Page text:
Give them a badge and they'll do anything

I wasn't in a very good mood for the first term of sixth form. I soon discovered that I wasn't actually that much cooler than I had been in Year 11, which was a disappointment. And I certainly had not expected the amount of work sixth form entailed. So, when the call went out for applicants to become prefects, I asked, as President Kennedy probably wouldn't have said, "not what I could do for my school, but what my school could do for me".

The answer was that prefect-dom was a lot of work but not that much fun. I decided not to volunteer.

Every school has its own idiosyncrasies, but my school's system worked - and on the whole it did work - something like this. As many prefects were appointed as there were applicants. Proudly bearing (for the first week, at least) a shiny red badge, it was their job to tidy chairs, pick up rubbish and watch lunch queues. Strange thing, authority. If you asked your class to stay behind every Thursday at 3.30pm to unmash crisps from the carpet, you'd never see them again. But with a badge? Oh, yes Sir! We had about 70 badge-holders. Then again, I suppose the army probably works in the same way. Sure, in any normal circumstance you wouldn't want to be shot at and called nasty names by the Sergeant Major. But a badge, you say?

Now, I believe that if you're going to do a job,you might as well do it properly. But it's possible to take things too far. I came across a group called Aurora Training ( which charges up to pound;1,699 plus VAT - plus pound;60 extra per kid - to train students to be prefects. You may scoff, but when that lunch queue gets all straggly, you'll be sorry.

Our prefects pinned on their badges with no formal training, but still, somebody has to decide who should unmash which crisps, and so we had a middle layer of 20 senior prefects (yellow badge this time). At the top of the tree were the white-badged head boy and head girl - and their six deputies. They were picked from the senior prefects by a mixture of staff interview and election.

The campaign, if you could call it that, was strange in that no one really knew how a candidate should behave; it suddenly became rather bad form to push oneself too openly, with one of the frontrunners crashing out for canvassing too soon and too aggressively. Better, it was felt, to act like you're angling for a party invitation, and let your friends make your posters for you.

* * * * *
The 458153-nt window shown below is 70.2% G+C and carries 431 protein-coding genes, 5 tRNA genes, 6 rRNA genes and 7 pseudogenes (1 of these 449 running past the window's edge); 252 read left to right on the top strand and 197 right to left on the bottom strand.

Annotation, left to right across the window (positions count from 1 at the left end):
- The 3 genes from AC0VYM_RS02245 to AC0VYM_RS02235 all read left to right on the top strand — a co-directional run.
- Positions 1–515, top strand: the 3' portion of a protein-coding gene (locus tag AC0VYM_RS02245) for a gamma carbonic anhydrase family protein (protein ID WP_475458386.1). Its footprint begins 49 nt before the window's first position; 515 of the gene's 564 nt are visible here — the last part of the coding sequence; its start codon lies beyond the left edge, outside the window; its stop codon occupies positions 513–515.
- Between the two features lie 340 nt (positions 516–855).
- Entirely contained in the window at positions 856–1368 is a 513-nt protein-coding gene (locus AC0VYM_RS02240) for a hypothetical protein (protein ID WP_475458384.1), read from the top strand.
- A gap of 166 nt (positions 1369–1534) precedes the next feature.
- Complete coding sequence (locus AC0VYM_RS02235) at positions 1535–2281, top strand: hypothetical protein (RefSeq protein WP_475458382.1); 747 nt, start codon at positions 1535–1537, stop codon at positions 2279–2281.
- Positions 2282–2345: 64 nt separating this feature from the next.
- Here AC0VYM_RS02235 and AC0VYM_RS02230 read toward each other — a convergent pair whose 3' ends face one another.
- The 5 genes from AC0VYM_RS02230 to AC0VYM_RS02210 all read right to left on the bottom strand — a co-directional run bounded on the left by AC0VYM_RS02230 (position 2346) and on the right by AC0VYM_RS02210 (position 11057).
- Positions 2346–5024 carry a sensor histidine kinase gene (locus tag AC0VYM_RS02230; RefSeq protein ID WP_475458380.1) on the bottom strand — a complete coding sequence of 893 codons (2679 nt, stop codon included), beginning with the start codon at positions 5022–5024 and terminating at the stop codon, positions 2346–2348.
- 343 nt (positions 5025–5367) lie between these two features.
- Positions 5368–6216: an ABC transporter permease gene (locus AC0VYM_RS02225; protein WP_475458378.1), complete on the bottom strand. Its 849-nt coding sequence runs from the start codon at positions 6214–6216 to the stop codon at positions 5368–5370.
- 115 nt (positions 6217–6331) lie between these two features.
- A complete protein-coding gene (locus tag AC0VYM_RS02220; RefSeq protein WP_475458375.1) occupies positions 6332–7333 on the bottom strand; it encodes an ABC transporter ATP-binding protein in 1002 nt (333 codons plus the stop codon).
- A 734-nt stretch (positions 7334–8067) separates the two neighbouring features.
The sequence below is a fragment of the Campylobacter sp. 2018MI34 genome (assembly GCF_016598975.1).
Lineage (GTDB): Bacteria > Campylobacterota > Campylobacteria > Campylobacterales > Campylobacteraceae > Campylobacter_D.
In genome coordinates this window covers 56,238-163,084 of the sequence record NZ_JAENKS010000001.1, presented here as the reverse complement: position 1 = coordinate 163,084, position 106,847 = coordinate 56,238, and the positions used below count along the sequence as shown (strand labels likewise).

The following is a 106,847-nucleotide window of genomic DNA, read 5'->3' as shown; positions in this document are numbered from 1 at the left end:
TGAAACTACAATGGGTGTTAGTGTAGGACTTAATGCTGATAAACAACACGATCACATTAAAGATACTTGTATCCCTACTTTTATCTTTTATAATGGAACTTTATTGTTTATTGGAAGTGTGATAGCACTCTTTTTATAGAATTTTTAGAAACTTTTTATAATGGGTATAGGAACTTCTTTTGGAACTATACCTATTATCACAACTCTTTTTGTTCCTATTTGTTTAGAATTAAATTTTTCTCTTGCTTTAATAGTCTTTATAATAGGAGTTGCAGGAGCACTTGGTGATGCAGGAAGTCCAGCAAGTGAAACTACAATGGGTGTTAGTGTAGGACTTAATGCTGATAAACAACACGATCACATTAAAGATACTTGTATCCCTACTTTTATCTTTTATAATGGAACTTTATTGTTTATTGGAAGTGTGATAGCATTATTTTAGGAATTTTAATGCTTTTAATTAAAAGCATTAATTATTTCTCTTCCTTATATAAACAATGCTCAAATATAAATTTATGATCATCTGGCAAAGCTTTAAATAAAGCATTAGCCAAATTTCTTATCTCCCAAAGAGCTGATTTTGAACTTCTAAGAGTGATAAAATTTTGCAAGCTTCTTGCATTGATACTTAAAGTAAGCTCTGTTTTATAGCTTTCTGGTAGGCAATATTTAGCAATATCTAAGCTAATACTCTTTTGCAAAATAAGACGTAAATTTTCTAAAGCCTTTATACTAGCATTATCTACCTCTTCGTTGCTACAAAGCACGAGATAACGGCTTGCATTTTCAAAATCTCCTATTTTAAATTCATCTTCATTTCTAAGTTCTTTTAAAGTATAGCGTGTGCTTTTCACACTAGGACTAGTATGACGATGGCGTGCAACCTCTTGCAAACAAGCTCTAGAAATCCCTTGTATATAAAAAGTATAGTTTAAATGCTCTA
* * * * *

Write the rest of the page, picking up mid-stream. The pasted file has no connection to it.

Tempting as the gleam of that proud white badge was, it was a good thing I wasn't eligible to enter the race for it. That head boy lark seemed harder work than I'd ever imagined. While some schools offer a lot of prestige for not all that much effort, our leaders took on everything, from organising balls, open days, leavers' assemblies, the yearbook and rounding up outlaws and troublemakers in the lower years, to making Speech Day presentations and generally being Skivvies-in-Chief. It's not the sort of the thing you could do half-heartedly.

Our previous head boy and girl were aware of the need to represent all the sixth form. It's a difficult double life: one minute you're playing football with the rest, the next you're speaking from the lectern on the joys of teamwork and unity. As well as getting to know everyone fairly well whether you like them or not, it means not falling out with anyone and not bitching or gossiping. I think that's a pretty big ask. Sure, you shouldn't bitch, but it's an essential and immovable part of school life. Most staff have probably slurried at least four colleagues by morning break. And I don't know about you, but I'm far too grumpy to be delighted to see everyone, every morning. Alas, when you're wearing the white badge you don't have a choice. It's tough at the top.

Matthew Holehouse has just left Harrogate grammar school. His column continues through the summer. Email: mattholehouse

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